In addition, he has organised workshops on combining compositionality and concurrency, on logic, language and information, on the Unified Modelling Language, on workflow management, web services and business process modelling, on automatic and semi-automatic system verification, on structural operational semantics, and on formal methods for embedded systems.

He is editor-in-chief of Electronic Proceedings in Theoretical Computer Science, a member of the editorial boards of Information and Computation and Theoretical Computer Science, and has been on several dozen program committees.

Related Pages

Achievements and Awards

  • 2015-my death

    Foreign member
    The Royal Holland Society of Sciences and Humanities

Current Roles

  • Editor in Chief
    of Electronic Proceedings in Theoretical Computer Science

  • Member editorial board
    of Information and Computation

  • Member editorial board
    of Theoretical Computer Science

Academic Qualifications

  • 1984

    Master of Science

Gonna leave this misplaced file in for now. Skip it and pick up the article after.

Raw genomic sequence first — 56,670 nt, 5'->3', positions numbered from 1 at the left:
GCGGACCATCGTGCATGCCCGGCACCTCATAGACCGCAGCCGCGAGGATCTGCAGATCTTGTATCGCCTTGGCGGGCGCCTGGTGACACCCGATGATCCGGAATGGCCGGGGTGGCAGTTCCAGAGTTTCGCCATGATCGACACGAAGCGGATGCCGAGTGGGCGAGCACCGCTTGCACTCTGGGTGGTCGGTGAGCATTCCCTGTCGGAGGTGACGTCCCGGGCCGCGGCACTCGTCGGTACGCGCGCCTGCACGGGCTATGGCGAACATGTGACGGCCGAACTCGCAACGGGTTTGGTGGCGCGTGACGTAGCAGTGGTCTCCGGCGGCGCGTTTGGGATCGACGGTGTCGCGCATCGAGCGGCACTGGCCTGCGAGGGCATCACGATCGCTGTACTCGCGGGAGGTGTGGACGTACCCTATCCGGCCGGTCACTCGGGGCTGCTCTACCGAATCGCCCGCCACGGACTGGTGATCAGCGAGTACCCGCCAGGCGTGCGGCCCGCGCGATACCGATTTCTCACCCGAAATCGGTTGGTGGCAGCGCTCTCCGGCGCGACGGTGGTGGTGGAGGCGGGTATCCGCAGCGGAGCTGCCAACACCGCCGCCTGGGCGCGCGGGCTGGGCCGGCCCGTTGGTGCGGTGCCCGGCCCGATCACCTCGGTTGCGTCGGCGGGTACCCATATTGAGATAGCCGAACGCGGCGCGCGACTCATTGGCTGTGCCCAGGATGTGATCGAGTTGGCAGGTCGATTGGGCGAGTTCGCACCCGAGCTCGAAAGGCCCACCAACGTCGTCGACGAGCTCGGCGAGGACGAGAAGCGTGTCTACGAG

University of Leiden, The Netherlands

  • 1990

    Free University, Amsterdam, The Netherlands

Professional Experiences

  • September 1981-November 1984

    Teaching Assistant
    University of Leiden, The Netherlands

  • December 1984-November 1989

    Research Scientist
    Centre for Mathematics and Computer Science (CWI), Amsterdam, The Netherlands

  • February 1990-August 1990

    Research Scientist
    Technical University of Munich, Germany

  • September 1990-August 1991

    Acting Assistant Professor
    Stanford University, USA

  • September 1991-August 2002

    Research Associate
    Stanford University, USA

  • September 2002-Present

    Research Affiliate (not a paid position)
    Concurrency Group, Stanford University, USA

  • August 2000-January 2003

    Ricoh Innovations, Menlo Park, California, USA

  • November 2002-December 2002

    Research Scientist
    Centre for Mathematics and Computer Science (CWI), Amsterdam, The Netherlands

  • February, 2003-May, 2003

    Associate Professor
    NICTA/UNSW, Sydney, Australia

  • June 2003-August 2003

    Visiting Fellow
    INRIA, France

  • September 2003-March 2004

    Visiting Research Fellow
    University of Edinburgh, UK

  • April 2004-May 2004

    Visiting Research Fellow
    University of Cambridge

  • June 2004-June 2016

    Principal Researcher
    NICTA, Sydney, Australia

  • June 2004-December 2007

    Conjoint Associate Professor (not a paid position)
    University of New South Wales, Sydney, Australia

  • January 2008-Present

    Conjoint Professor (not a paid position)
    University of New South Wales, Sydney, Australia

  • July 2016-Present

    Chief Research Scientist
    Data61, CSIRO, Sydney, Australia